Below are seven habits that lead to wasting money at the grocery store (without even realizing it).
I still remember being dazed and staring at the number.
My husband and I had been saving receipts all month as part of our “get out of debt plan.” The only way to change your spending habits is to know WHERE your money is going. As we tallied up the numbers, I was shocked by how much we spent on food each month for our family of four. We slowly began to adjust our spending habits in unconventional ways. Below are seven money-wasting habits (written from personal experience) that you need to break to be able to move forward with reducing your grocery bill.
Let’s get started.
1. Couponing Haphazardly
Yes, of course, coupons save you money, but not if used irresponsibly. Saving $2.00 on a product you wouldn’t normally buy without “the deal” is still an added expense to your budget.
2. Not Taking Advantage of Online Savings
Check to see if your local grocery store has an app that helps you save money when you shop with them. If you use a larger retailer for shopping, like Walmart, be sure to check out their app which offers a Savings Catcher tool. After you’re done shopping, you scan your receipt and it automatically looks for competitor sales prices, then you get a gift card for the difference. Pretty cool stuff. Here are some additional savings apps to check out, if you’re not a Walmart shopper.
3. Shopping When You’re Hungry
If your stomach is grumbling, don’t set foot in a grocery store. You’ll find yourself tossing extra items in the cart. Grab a small snack before you head out the door to keep your grocery bill (and mood!) in check.
4. Making More Than One Grocery Trip a Week
Ensure you stick to your food budget by skipping impromptu trips to the grocery store during the week. If you stop to pick up one or two items you’ve run out, chances are you’ll end up spending money on extra things you throw in the cart while you’re there. Sticking to a once-a-week trip helps ensure you’re properly tracking your grocery consumption so you can budget properly.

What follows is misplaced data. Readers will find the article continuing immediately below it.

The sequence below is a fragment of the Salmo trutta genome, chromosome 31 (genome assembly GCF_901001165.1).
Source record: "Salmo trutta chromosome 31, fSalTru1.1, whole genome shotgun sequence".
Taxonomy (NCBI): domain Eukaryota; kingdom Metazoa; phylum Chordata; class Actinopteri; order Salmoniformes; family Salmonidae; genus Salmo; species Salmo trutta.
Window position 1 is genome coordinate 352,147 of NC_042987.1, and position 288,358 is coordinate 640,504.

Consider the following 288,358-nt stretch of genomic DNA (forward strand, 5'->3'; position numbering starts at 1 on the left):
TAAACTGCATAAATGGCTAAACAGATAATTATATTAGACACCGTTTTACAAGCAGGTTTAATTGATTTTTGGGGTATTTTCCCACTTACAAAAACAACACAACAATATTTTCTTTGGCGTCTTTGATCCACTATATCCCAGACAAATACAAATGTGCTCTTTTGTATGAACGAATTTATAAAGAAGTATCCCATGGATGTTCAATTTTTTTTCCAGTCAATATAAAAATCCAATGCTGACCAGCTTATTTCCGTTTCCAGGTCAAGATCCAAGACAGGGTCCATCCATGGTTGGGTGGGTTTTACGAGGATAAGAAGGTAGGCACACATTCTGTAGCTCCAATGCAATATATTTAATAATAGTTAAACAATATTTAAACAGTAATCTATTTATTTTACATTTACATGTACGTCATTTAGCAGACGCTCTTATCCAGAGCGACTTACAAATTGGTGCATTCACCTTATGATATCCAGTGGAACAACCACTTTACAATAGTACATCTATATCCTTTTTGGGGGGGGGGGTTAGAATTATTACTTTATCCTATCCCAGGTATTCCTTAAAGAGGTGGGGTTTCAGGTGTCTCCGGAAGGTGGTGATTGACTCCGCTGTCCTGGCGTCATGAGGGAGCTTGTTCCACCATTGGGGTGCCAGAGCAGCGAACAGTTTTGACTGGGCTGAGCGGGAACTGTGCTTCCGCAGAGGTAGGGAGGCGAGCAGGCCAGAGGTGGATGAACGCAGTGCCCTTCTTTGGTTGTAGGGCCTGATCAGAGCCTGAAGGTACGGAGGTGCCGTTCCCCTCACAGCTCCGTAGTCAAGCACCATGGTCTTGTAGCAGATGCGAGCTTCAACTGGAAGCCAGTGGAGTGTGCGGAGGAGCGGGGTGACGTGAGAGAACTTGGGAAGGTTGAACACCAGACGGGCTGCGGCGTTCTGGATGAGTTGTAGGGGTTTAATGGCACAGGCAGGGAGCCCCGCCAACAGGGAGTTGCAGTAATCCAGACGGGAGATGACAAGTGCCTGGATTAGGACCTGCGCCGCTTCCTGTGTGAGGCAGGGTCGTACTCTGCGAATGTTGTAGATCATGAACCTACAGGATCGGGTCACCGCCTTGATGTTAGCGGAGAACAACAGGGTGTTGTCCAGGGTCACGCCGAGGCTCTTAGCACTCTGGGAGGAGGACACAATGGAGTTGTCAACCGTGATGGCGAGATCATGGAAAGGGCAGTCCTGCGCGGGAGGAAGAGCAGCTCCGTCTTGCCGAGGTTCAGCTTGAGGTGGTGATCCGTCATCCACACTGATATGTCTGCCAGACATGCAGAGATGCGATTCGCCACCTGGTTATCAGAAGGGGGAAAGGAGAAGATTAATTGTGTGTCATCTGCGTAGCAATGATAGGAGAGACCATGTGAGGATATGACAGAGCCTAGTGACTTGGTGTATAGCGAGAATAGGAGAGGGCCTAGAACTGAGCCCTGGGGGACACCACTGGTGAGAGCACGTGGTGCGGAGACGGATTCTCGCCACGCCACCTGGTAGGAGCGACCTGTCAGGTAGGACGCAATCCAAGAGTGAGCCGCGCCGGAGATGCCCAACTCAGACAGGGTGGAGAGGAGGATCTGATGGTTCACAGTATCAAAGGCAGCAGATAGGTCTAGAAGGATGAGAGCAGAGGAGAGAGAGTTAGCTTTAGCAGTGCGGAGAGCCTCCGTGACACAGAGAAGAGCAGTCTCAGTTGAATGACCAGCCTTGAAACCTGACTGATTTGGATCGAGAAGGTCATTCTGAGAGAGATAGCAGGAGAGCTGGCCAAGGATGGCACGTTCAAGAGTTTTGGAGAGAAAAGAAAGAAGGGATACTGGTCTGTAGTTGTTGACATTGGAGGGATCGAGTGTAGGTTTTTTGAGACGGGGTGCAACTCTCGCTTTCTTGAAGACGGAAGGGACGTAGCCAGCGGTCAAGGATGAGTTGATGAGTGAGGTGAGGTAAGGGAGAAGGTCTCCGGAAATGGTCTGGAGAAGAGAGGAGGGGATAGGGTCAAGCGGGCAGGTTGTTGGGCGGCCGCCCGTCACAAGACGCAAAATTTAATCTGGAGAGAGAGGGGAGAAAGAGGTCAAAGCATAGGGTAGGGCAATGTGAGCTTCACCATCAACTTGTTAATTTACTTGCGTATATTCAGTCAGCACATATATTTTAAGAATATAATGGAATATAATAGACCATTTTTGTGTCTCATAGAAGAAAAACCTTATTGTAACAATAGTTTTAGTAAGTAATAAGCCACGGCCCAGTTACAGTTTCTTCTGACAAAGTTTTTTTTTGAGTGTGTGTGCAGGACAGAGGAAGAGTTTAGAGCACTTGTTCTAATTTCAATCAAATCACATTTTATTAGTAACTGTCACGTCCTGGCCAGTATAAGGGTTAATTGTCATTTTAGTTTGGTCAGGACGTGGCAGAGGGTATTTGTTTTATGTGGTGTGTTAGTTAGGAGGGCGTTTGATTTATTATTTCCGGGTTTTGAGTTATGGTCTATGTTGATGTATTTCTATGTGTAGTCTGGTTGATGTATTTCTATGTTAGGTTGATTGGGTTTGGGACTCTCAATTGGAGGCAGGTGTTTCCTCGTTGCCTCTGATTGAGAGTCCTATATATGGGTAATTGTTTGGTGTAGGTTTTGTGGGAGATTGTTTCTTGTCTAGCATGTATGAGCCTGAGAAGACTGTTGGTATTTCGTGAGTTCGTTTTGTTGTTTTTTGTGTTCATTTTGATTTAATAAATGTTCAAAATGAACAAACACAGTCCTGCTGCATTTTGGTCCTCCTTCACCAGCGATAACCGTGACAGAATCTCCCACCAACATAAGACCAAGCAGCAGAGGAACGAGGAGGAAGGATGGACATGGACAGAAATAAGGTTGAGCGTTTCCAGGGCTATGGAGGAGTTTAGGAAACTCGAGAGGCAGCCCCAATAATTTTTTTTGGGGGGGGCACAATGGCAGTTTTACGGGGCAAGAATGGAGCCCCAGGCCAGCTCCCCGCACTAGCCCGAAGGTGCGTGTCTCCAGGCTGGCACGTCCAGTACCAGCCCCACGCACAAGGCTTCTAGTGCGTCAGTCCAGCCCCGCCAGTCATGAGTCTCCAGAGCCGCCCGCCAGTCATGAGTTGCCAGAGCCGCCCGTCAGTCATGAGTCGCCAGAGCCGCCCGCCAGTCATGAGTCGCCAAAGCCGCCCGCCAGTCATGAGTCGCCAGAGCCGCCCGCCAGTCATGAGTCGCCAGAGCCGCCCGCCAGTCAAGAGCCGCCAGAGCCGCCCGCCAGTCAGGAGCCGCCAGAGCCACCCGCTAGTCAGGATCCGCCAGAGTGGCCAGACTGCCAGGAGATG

5. Not Creating a Food Budget
If you want to be in control of your finances, you need to know how much money you’re spending and where. You need a grocery budget! If you’re not sure where to begin, start by collecting EVERY grocery store and restaurant receipt for one full month. At the end of the month, tally up your spending and start a family discussion.
Like I said earlier, I was blown away by how much our family was spending on food when we did this. I thought we were being frugal… I was wrong.
6. Using a Credit or Debit Card at the Grocery Store
When paying for groceries with a credit or debit card you simply push a few buttons and never truly consciously equate how much you’ve just spent. Consider going back to Grandma’s old-fashion envelope system. Basically, you allocate a dedicated amount of money to your grocery budget into an envelope and only pay cash.
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You can grab a paper mail envelope, write “groceries” on the front, and throw it into your wallet. There are also some cool products out there, like this Envelope System Wallet from Dave Ramsey.
What I like about the Envelope System Wallet is that the cash-management envelopes have a grid for keeping track of your expenses. Below is a Money Matters YouTube playlist I’ve created which has an intro to the Envelope System Wallet as well as a few personal accounts from other moms using the system.
7. Being Stuck in the 50’s
This isn’t 1954. Your weekday dinners don’t have to be a full course meat and potatoes meals. Our family plans a “full dinner” every other day. On the days in-between we rely on leftovers coupled with rice, pasta, extra veggies or side dishes. Reduce your guilt and redefine what dinner means to your family.
Changing these habits has helped our family buckle down our grocery spending. Eliminating our family’s debt was a huge stress relief. I want to help you find smart spending habits that work for you and YOUR family too. If you have any questions about the info above, please let me know in the comments.
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